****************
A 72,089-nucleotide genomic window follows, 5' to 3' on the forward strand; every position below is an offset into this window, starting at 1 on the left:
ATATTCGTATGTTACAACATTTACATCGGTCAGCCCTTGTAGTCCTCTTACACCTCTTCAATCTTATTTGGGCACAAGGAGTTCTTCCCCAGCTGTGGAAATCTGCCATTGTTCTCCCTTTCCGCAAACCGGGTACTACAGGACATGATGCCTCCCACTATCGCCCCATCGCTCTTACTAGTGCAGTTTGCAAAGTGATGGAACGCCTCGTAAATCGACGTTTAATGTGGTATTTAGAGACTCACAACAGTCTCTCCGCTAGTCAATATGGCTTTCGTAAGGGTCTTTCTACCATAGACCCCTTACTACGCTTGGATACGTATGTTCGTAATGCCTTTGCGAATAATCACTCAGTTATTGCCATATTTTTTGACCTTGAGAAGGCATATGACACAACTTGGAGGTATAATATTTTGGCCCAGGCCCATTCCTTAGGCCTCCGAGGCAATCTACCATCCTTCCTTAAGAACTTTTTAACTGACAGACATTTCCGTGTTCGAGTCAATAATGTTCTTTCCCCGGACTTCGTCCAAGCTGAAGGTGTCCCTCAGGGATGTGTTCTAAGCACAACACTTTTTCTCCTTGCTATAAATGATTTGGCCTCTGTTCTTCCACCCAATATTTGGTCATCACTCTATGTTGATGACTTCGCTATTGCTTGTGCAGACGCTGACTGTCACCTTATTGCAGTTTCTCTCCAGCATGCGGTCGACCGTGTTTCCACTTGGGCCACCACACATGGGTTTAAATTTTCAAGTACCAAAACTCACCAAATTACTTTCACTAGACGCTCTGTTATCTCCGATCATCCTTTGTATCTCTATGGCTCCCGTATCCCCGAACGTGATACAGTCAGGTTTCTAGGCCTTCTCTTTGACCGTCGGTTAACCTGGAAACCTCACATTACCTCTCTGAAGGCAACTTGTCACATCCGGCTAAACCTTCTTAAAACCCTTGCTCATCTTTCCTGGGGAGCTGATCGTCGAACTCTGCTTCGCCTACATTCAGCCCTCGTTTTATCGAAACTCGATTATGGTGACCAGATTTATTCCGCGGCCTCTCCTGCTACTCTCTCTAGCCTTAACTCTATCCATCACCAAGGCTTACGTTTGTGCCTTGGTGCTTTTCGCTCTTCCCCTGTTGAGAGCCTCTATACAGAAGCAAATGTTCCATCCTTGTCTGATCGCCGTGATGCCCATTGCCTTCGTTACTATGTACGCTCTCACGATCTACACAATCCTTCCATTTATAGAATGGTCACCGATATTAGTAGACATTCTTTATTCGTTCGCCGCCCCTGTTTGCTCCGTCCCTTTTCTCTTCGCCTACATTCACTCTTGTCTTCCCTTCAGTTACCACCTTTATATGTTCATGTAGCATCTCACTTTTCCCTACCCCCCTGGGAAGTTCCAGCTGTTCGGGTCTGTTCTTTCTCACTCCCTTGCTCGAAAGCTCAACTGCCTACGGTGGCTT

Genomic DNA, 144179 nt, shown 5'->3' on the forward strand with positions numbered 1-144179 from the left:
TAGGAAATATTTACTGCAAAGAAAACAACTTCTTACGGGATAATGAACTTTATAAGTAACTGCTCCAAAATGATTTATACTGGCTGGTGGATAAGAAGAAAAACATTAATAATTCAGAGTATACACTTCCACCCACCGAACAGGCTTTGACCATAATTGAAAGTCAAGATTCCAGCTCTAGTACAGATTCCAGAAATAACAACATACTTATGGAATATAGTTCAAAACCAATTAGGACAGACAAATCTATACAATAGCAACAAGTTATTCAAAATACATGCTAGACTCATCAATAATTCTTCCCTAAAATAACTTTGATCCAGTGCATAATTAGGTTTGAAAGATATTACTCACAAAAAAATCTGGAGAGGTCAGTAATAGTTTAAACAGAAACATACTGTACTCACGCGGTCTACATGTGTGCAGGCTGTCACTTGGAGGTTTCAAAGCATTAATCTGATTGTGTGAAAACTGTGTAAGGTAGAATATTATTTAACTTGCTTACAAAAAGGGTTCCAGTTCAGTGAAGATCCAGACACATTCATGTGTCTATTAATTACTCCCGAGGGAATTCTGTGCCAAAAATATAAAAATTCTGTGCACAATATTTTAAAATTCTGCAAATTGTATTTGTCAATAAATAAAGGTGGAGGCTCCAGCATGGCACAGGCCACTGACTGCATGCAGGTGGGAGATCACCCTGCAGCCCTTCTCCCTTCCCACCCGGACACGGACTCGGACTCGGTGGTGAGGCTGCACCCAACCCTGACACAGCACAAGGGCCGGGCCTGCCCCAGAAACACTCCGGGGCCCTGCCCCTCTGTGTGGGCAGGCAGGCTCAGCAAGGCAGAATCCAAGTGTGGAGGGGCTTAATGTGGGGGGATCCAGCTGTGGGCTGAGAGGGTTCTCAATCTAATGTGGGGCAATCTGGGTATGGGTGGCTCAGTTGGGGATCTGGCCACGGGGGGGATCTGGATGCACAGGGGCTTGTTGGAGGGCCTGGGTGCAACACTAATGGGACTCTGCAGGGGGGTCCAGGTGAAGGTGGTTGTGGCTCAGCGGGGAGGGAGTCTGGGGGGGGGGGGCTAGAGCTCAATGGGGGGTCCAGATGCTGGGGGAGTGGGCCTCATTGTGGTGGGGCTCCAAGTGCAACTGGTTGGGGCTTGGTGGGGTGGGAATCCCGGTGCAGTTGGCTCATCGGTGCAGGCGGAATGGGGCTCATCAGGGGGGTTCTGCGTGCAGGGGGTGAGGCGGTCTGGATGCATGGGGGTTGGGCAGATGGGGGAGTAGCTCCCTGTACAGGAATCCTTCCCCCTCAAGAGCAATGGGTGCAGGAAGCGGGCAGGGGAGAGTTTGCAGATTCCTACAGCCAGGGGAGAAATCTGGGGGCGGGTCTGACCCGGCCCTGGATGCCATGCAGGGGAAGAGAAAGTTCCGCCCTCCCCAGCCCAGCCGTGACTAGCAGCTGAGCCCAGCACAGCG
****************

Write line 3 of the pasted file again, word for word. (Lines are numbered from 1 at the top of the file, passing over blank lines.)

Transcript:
Genomic DNA, 144179 nt, shown 5'->3' on the forward strand with positions numbered 1-144179 from the left: